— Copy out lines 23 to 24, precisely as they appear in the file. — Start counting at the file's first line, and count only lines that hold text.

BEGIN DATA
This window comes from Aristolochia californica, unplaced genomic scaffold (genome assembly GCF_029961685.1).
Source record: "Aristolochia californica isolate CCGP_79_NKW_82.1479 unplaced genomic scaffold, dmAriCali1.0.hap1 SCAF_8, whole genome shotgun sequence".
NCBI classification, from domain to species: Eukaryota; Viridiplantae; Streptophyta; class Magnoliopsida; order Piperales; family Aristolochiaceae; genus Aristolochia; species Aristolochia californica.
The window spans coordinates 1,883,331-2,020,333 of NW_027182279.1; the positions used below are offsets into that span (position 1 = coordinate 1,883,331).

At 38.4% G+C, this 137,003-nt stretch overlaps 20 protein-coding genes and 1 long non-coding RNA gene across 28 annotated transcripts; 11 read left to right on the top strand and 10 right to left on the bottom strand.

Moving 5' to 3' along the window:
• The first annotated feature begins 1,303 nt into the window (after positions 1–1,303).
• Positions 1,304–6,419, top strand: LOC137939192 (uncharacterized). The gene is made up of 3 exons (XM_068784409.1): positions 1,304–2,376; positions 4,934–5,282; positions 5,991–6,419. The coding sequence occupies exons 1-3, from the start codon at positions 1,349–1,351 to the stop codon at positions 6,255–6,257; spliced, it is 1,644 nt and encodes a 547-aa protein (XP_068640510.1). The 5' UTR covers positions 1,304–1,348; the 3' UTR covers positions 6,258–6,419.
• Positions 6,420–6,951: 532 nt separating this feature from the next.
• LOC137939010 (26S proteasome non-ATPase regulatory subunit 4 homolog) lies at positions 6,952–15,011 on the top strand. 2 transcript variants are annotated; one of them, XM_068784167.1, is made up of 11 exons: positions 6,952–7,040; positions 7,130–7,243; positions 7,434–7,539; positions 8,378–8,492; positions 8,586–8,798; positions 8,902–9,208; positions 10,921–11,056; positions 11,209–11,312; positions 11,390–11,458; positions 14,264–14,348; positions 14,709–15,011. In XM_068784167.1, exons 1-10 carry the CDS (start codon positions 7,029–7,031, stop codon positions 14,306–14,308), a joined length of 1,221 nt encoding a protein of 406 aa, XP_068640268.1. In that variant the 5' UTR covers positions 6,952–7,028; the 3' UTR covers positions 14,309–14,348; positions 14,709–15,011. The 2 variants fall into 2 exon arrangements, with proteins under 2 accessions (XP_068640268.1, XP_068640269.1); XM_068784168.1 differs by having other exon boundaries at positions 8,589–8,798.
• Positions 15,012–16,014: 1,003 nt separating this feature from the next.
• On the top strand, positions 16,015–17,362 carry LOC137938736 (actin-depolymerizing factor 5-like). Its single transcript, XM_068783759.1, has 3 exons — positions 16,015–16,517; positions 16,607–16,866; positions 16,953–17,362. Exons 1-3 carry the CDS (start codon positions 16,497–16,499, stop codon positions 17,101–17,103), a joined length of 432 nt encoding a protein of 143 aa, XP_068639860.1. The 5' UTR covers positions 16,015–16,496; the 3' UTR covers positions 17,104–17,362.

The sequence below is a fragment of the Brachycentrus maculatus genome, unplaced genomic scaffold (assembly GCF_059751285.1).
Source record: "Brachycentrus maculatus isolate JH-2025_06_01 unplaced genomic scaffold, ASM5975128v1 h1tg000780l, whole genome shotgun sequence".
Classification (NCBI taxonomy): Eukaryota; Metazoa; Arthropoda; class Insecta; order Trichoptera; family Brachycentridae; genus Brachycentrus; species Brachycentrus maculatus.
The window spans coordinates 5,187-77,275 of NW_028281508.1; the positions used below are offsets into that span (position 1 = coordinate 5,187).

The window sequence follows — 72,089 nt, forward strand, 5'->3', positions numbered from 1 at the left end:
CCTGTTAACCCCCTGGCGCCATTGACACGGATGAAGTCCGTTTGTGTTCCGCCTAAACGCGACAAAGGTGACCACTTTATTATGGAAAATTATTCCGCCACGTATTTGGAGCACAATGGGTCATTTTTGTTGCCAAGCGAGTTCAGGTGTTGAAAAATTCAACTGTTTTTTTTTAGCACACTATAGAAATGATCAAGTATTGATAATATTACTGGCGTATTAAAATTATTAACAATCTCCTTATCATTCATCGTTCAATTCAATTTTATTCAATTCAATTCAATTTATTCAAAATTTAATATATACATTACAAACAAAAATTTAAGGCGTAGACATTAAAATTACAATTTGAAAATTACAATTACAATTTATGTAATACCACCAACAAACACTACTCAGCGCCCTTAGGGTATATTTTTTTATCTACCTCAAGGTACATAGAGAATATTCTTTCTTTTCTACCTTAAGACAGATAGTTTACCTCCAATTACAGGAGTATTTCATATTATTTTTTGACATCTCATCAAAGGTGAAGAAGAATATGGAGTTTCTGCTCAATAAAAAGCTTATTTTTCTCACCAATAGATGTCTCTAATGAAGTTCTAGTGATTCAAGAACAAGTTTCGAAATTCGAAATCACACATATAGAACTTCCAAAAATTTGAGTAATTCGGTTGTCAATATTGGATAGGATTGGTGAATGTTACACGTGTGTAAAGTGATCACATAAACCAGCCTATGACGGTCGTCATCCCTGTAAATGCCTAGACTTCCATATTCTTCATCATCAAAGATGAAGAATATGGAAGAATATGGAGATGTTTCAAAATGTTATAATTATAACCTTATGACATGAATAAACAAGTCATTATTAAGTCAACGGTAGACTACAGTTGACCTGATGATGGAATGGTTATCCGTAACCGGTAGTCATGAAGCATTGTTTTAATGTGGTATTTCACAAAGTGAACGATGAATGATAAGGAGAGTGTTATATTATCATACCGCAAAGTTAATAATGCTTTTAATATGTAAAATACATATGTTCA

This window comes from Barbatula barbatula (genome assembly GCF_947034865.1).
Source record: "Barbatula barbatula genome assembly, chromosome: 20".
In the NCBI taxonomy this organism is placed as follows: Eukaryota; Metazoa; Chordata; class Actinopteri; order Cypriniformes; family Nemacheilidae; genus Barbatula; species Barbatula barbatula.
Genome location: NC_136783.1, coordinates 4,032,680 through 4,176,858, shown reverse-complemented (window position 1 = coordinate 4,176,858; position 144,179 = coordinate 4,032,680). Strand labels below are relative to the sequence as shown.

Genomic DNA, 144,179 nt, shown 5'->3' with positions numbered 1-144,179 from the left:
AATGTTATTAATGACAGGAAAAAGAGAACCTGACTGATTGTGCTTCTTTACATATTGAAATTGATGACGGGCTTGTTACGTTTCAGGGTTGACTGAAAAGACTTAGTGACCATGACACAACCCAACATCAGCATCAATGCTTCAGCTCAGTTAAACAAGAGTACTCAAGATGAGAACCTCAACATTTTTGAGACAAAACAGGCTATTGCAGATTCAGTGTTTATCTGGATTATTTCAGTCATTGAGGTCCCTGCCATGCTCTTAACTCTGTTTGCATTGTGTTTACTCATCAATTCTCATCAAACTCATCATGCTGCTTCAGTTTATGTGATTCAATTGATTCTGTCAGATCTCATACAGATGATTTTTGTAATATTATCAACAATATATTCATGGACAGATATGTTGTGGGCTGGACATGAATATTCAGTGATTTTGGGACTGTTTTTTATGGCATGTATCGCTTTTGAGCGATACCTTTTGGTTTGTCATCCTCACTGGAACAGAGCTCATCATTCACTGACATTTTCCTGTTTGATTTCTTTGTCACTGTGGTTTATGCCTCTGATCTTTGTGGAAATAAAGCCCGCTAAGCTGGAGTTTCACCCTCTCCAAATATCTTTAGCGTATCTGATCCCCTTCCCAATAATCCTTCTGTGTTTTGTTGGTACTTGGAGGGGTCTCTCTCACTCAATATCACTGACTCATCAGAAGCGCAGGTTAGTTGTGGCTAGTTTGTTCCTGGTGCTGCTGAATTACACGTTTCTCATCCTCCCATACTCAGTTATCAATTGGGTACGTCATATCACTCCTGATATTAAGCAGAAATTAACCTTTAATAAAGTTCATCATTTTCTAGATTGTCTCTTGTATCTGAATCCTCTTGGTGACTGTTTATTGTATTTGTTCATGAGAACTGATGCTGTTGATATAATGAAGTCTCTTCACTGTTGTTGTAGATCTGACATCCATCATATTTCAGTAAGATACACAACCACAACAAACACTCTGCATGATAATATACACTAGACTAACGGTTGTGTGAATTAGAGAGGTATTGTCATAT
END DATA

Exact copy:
Genomic DNA, 144,179 nt, shown 5'->3' with positions numbered 1-144,179 from the left:
AATGTTATTAATGACAGGAAAAAGAGAACCTGACTGATTGTGCTTCTTTACATATTGAAATTGATGACGGGCTTGTTACGTTTCAGGGTTGACTGAAAAGACTTAGTGACCATGACACAACCCAACATCAGCATCAATGCTTCAGCTCAGTTAAACAAGAGTACTCAAGATGAGAACCTCAACATTTTTGAGACAAAACAGGCTATTGCAGATTCAGTGTTTATCTGGATTATTTCAGTCATTGAGGTCCCTGCCATGCTCTTAACTCTGTTTGCATTGTGTTTACTCATCAATTCTCATCAAACTCATCATGCTGCTTCAGTTTATGTGATTCAATTGATTCTGTCAGATCTCATACAGATGATTTTTGTAATATTATCAACAATATATTCATGGACAGATATGTTGTGGGCTGGACATGAATATTCAGTGATTTTGGGACTGTTTTTTATGGCATGTATCGCTTTTGAGCGATACCTTTTGGTTTGTCATCCTCACTGGAACAGAGCTCATCATTCACTGACATTTTCCTGTTTGATTTCTTTGTCACTGTGGTTTATGCCTCTGATCTTTGTGGAAATAAAGCCCGCTAAGCTGGAGTTTCACCCTCTCCAAATATCTTTAGCGTATCTGATCCCCTTCCCAATAATCCTTCTGTGTTTTGTTGGTACTTGGAGGGGTCTCTCTCACTCAATATCACTGACTCATCAGAAGCGCAGGTTAGTTGTGGCTAGTTTGTTCCTGGTGCTGCTGAATTACACGTTTCTCATCCTCCCATACTCAGTTATCAATTGGGTACGTCATATCACTCCTGATATTAAGCAGAAATTAACCTTTAATAAAGTTCATCATTTTCTAGATTGTCTCTTGTATCTGAATCCTCTTGGTGACTGTTTATTGTATTTGTTCATGAGAACTGATGCTGTTGATATAATGAAGTCTCTTCACTGTTGTTGTAGATCTGACATCCATCATATTTCAGTAAGATACACAACCACAACAAACACTCTGCATGATAATATACACTAGACTAACGGTTGTGTGAATTAGAGAGGTATTGTCATAT